Senior Citizens gaming afternoon in Vuillecin

People are really very welcoming. And I left my bag, and my phone charging, in the village square without the least, not the tiniest, anxiety that anything would happen to them.

From there to Pontarlier was not far. It remained a rather grey and misty day. And I had another uplifting experience, though of a much less spiritual kind.

If you are on the main Camino Frances to Santiago there is a place where you first glimpse the Cathedral spires. It’s called Monte do Gozo, the ‘mountain of joy’. It can bring tears to the stoutest heart. As Pontarlier, the home of absinthe, reared out of the mist today this sight came into view. It had the same effect.

Decathlon is a large chain store for sporting and outdoor goods. They are large warehouse-type stores, outside of towns usually. Well known in France and worldwide, perhaps not quite so much in UK, though there are now almost 50 stores there, including one in Belfast, though nothing in the Republic of Ireland. They sell everything, including irresistible things which you didn’t know you needed until you saw them! And they are cheap. In I went to replace the T-shirt I had lost a couple of weeks ago. €9, a bargain.

And so to the Youth Hostel  or Auberge de Jeunesse in Pontarlier, a very pretty and bustling town, and one of the authentic stops of Archbishop Sigeric along his orignal Via Francigena. In the Youth Hostel, which was very well-appointed, I actually had a room mate, something which is almost universal along the Camino de Santiago (where indeed you might on occasion have forty or fifty room mates) but has been almost unknown along my way so far. He was a tall gangly young Swiss man, called Micah, from a German-speaking part of the country. He had left Switzerland ‘to find an ocean’. He was studying philosophy, though he seemed a little unsure if this was really what he wanted to do. He had spent a little time helping his grandparents on their farm and now had wanderlust. He had an enormous rucksack which was very heavy – I tried it. He had camping and cooking equipment as well as clothing. And he also had half a dozen books. I asked him if he couldn’t use a Kindle. Oh yes, he said he had a Kindle, but he needed real books as well. I looked at them. Very sombre looking German works of philosophy – no pictures. He seemed immensely happy, and I hope by now he has found his ocean.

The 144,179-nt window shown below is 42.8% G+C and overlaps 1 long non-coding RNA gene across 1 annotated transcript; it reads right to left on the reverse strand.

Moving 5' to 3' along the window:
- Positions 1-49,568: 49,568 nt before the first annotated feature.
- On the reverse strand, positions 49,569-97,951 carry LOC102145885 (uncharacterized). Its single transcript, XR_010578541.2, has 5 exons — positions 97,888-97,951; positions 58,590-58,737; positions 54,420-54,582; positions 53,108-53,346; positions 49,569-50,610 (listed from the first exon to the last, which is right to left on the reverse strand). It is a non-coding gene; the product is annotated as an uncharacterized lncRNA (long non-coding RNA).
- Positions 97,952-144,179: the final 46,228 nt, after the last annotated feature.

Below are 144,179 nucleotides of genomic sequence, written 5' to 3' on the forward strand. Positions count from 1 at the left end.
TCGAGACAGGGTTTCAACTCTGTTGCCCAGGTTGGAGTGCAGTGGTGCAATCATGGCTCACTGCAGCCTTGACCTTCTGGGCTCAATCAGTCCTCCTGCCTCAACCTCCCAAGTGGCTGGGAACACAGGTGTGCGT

Note another familiar brand on the left – mountains, trees and rivers are all very well, but sometimes you just need a bit of modern civilisation!

So a day of very simple rewards. I am still thinking of Robert Frost and his chosen path which ‘made all the difference’. And I am inclined to think that it doesn’t really matter which way you go. A ‘happy discovery’ will nearly always turn up.

I had yet to catch up with my French companions, but I knew where they were staying and planned to see them after supper.